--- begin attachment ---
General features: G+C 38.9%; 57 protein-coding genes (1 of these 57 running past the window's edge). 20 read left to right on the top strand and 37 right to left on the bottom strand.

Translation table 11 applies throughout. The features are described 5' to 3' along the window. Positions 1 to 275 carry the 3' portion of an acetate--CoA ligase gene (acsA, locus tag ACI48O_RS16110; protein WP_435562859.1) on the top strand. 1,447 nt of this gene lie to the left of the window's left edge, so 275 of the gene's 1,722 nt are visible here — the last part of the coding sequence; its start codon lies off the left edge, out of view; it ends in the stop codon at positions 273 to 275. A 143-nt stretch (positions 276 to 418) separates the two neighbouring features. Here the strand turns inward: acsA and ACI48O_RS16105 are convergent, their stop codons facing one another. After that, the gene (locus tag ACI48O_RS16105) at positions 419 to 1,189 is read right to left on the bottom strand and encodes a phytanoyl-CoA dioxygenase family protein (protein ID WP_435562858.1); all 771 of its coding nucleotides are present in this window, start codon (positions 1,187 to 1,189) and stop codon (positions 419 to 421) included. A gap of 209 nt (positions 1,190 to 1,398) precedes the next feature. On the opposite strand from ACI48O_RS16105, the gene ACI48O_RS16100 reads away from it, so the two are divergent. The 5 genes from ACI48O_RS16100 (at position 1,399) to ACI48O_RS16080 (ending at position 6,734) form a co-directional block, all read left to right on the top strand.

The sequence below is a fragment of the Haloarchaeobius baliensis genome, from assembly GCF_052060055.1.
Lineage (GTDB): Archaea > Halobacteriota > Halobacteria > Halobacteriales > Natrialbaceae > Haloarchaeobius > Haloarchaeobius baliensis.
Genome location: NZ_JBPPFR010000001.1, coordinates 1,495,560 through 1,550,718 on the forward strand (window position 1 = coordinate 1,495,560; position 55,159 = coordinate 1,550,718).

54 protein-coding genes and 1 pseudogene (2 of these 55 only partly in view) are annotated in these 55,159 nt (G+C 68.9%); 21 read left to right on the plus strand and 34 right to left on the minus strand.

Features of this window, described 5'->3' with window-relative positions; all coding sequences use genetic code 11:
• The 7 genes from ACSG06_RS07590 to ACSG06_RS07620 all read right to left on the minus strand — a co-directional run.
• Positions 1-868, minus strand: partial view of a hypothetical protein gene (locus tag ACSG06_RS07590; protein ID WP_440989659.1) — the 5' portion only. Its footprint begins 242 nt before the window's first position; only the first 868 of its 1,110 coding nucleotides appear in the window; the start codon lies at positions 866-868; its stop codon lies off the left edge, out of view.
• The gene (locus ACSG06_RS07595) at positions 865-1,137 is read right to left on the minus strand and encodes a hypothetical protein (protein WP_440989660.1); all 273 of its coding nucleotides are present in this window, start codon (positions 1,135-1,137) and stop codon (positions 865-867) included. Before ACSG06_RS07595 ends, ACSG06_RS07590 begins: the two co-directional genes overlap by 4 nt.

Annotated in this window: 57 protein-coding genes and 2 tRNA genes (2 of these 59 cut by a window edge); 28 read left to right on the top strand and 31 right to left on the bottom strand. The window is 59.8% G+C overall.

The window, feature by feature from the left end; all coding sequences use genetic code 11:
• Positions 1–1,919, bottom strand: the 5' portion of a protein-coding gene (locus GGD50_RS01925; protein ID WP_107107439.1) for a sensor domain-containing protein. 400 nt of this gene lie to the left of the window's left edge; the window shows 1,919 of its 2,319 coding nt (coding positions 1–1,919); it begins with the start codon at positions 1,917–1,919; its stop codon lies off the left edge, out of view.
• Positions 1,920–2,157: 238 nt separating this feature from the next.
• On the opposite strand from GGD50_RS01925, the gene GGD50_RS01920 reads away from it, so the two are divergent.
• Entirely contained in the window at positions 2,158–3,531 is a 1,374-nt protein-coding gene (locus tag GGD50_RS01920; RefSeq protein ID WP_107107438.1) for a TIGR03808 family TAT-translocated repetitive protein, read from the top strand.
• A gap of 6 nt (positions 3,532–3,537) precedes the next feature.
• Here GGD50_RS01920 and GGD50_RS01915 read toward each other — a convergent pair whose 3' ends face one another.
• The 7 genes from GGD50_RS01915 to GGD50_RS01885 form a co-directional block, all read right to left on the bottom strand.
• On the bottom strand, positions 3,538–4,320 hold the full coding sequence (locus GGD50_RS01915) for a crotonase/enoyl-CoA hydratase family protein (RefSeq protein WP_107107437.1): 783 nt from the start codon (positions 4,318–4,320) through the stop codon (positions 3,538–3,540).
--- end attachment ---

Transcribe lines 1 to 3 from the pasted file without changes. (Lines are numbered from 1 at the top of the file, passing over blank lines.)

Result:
General features: G+C 38.9%; 57 protein-coding genes (1 of these 57 running past the window's edge). 20 read left to right on the top strand and 37 right to left on the bottom strand.

Translation table 11 applies throughout. The features are described 5' to 3' along the window. Positions 1 to 275 carry the 3' portion of an acetate--CoA ligase gene (acsA, locus tag ACI48O_RS16110; protein WP_435562859.1) on the top strand. 1,447 nt of this gene lie to the left of the window's left edge, so 275 of the gene's 1,722 nt are visible here — the last part of the coding sequence; its start codon lies off the left edge, out of view; it ends in the stop codon at positions 273 to 275. A 143-nt stretch (positions 276 to 418) separates the two neighbouring features. Here the strand turns inward: acsA and ACI48O_RS16105 are convergent, their stop codons facing one another. After that, the gene (locus tag ACI48O_RS16105) at positions 419 to 1,189 is read right to left on the bottom strand and encodes a phytanoyl-CoA dioxygenase family protein (protein ID WP_435562858.1); all 771 of its coding nucleotides are present in this window, start codon (positions 1,187 to 1,189) and stop codon (positions 419 to 421) included. A gap of 209 nt (positions 1,190 to 1,398) precedes the next feature. On the opposite strand from ACI48O_RS16105, the gene ACI48O_RS16100 reads away from it, so the two are divergent. The 5 genes from ACI48O_RS16100 (at position 1,399) to ACI48O_RS16080 (ending at position 6,734) form a co-directional block, all read left to right on the top strand.

The sequence below is a fragment of the Haloarchaeobius baliensis genome, from assembly GCF_052060055.1.